As fires burn in Indonesia, at least half the palm oil supply chain remains without commitments on peatlands – a vital step for public health and a stable climate.
The Southeast Asian haze crisis has caused chaos in this particularly dry El Niño year. Yet amidst the smog, the underlying causes of the annual fires remain as clear as ever: failure by companies to protect peatlands, coupled with slash and burn forest clearance techniques. Protecting peatlands is vital both for their function as important habitats and as huge stores of carbon – emissions from burning peatlands in Indonesia this year are estimated to have already exceeded Germany’s annual CO2 emissions.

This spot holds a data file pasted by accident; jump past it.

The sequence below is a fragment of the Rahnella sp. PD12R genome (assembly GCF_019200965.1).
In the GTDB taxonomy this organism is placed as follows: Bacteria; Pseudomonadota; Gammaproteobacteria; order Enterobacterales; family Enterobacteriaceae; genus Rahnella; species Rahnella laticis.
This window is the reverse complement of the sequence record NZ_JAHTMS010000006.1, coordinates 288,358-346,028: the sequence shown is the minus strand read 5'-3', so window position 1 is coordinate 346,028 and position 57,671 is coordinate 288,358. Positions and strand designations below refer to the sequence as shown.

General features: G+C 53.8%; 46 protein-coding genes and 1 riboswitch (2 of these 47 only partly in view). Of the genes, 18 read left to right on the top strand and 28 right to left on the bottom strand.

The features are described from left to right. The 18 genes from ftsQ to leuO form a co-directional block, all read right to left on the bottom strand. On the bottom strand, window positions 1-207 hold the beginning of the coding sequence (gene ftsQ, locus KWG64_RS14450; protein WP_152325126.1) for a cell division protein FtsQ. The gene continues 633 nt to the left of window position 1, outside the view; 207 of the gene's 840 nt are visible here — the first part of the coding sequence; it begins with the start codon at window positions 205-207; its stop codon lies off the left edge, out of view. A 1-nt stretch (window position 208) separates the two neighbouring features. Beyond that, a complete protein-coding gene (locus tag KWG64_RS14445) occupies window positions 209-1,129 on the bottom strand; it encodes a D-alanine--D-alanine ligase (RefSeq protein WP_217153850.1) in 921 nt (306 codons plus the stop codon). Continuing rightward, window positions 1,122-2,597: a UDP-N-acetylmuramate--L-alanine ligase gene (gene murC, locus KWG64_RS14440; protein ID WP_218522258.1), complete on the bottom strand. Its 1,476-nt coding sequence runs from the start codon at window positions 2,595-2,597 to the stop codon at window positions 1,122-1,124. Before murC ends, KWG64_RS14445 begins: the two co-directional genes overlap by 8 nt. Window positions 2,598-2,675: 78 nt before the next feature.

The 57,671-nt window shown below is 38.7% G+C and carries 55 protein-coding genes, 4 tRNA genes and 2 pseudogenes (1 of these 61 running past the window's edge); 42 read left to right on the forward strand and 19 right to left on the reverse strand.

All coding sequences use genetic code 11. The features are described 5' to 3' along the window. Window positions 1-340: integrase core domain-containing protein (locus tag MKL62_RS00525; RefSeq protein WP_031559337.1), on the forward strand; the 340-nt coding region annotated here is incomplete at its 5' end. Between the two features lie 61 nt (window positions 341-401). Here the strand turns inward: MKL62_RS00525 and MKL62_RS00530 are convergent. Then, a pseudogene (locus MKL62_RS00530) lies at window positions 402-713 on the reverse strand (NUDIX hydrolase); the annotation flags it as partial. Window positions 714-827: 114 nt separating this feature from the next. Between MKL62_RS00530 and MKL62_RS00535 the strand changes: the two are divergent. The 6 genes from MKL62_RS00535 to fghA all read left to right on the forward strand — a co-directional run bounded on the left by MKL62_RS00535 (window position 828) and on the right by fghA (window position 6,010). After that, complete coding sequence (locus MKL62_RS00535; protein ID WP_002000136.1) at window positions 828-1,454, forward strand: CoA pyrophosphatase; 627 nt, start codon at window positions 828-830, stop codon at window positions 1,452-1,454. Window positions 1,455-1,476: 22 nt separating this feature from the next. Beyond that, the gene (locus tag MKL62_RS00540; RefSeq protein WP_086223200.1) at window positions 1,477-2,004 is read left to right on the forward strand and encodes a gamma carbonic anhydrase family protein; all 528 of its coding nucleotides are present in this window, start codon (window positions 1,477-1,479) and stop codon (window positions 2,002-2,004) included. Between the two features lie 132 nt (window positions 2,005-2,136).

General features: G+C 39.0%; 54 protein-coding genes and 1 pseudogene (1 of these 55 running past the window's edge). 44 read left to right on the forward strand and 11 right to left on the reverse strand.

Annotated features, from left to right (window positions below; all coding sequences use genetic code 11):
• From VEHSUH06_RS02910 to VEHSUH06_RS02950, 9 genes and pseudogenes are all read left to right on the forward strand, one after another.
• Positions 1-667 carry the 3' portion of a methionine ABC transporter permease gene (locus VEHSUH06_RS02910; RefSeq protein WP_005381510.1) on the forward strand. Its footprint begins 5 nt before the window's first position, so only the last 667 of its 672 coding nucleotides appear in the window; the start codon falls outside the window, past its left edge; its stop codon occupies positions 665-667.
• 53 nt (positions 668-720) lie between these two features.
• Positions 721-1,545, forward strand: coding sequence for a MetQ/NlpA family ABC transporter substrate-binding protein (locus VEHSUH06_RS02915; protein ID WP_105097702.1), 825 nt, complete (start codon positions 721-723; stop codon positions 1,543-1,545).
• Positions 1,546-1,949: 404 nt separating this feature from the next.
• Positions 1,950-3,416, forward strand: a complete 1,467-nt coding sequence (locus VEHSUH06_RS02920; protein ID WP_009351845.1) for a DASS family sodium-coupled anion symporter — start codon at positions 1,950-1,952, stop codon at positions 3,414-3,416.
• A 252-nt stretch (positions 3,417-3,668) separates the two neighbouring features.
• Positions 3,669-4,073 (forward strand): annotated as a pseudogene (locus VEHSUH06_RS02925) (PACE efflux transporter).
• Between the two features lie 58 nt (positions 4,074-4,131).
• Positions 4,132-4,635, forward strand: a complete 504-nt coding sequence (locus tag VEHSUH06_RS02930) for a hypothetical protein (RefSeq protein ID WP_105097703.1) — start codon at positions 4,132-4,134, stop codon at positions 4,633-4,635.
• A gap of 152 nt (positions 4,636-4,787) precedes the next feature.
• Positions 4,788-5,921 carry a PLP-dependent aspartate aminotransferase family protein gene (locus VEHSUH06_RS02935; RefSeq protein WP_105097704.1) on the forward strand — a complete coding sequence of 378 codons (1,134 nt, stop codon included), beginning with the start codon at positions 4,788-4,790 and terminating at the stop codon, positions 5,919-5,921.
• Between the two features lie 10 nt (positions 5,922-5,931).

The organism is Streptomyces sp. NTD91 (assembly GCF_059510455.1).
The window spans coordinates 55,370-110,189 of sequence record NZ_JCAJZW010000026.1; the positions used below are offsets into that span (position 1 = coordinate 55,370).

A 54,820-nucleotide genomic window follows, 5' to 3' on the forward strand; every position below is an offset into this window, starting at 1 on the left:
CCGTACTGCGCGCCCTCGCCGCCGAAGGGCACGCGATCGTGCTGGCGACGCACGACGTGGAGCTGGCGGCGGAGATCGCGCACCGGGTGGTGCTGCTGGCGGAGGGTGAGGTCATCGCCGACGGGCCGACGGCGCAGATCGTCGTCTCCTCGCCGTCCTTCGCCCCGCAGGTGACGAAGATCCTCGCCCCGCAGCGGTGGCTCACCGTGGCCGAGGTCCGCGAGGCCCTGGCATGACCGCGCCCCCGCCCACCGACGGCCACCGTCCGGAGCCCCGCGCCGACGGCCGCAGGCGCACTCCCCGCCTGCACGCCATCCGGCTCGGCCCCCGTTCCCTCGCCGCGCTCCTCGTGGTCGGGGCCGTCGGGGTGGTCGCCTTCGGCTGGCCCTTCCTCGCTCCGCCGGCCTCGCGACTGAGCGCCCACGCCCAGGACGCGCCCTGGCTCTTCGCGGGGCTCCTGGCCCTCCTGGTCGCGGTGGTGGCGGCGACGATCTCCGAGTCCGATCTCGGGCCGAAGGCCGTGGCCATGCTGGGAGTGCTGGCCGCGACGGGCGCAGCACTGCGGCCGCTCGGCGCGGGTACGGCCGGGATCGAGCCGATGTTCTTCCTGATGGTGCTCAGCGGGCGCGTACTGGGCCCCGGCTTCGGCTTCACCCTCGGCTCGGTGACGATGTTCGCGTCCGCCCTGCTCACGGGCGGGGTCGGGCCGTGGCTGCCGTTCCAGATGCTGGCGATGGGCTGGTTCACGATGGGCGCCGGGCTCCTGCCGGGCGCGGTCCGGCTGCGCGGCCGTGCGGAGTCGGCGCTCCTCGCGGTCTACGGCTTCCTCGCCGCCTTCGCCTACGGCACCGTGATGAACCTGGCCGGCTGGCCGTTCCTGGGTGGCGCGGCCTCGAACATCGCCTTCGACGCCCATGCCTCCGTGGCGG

Peatland destruction is often linked to commodity production in Indonesia and Malaysia. Across the supply chain of palm oil, a key driver of peatland conversion, the 2015 Forest 500 analysis finds that the strength of corporate commitments to protect peatlands fluctuates. 50% of Forest 500 palm oil producers have a policy in place to exclude development on peatlands or high carbon stock areas. This figure stands at 30% for traders; 40% for processors; and 30% for retailers.
While it is encouraging that half of producers have made public commitments on protecting peatlands – a figure that might have been just a handful a few short years ago – clearly there is much work to be done both to bring laggards to the table, and to translate these emerging commitments into firm action on the ground.
Authored by: Francesca Ward